Fidelity Bank Plc has expressed its readiness to finance a multi-million naira aluminium can project in Aba.
The bank explained in a statement yesterday that the factory, when completed, is expected to take off with an initial production capacity of 1.2 billion cans yearly.
This, it stressed, would surpass the Agbara Can Manufacturing factory that took off with an initial production capacity of 600 million cans per year.
The bank argued that the new plant, when completed, would be the largest aluminum can factory in Africa.
Managing Director/Chief Executive, Fidelity Bank, Reginald Ihejiahi explained that the financing options adopted by the bank were largely driven by its commitment and faith in the development of the Nigerian economy.
Ihejiahi added: "We are a bank operating in an emerging market and we believe that the industrial sector remains the heart of banking in such markets."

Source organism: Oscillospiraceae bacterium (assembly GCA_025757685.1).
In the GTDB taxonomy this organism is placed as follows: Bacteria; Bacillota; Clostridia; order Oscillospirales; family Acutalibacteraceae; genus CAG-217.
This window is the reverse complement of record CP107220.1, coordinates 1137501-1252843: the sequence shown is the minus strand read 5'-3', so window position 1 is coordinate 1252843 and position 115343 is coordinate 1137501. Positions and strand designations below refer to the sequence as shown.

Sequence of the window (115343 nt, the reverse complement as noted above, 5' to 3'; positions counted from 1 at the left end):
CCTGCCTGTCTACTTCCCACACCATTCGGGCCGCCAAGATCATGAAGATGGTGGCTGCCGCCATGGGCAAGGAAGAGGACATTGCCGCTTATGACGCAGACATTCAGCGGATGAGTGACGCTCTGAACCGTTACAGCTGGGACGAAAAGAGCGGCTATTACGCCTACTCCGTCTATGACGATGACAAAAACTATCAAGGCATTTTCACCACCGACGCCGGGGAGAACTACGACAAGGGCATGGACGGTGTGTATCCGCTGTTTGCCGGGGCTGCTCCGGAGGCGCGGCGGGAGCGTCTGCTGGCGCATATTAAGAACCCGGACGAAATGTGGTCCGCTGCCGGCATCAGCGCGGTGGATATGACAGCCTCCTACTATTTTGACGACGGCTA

Ihejiahi, whose bank also financed the Agbara Can Manufacturing factory that was constructed by GZ Industries further explained that as an institution in business, the bank is mandated to report to its shareholders.
He said: "When we opened Agbara Can manufacturing factory constructed by GZ Industries and which was commissioned by President Goodluck Jonathan in 2010, it started with 600 million cans per annum, but the second phase of its development took its production to 900million cans and later to 1.2billion.
"However, the Aba Can manufacturing company which is nearing completion will take off from the first day with 1.2billion production capacity and we believe that with this pace Nigeria will soon be self-sufficient in aluminum can production."
Ihejiahi said the facility would offer enormous opportunity for job creation and other economic benefits to the citizens of the country.
The Aba Can factory is expected to service the breweries and beverage companies in the South-eastern and South-south parts of the country, and by extension other parts of Nigeria.
"We are also not ruling out export opportunities to West African and other African countries because of the size of the factory," he said.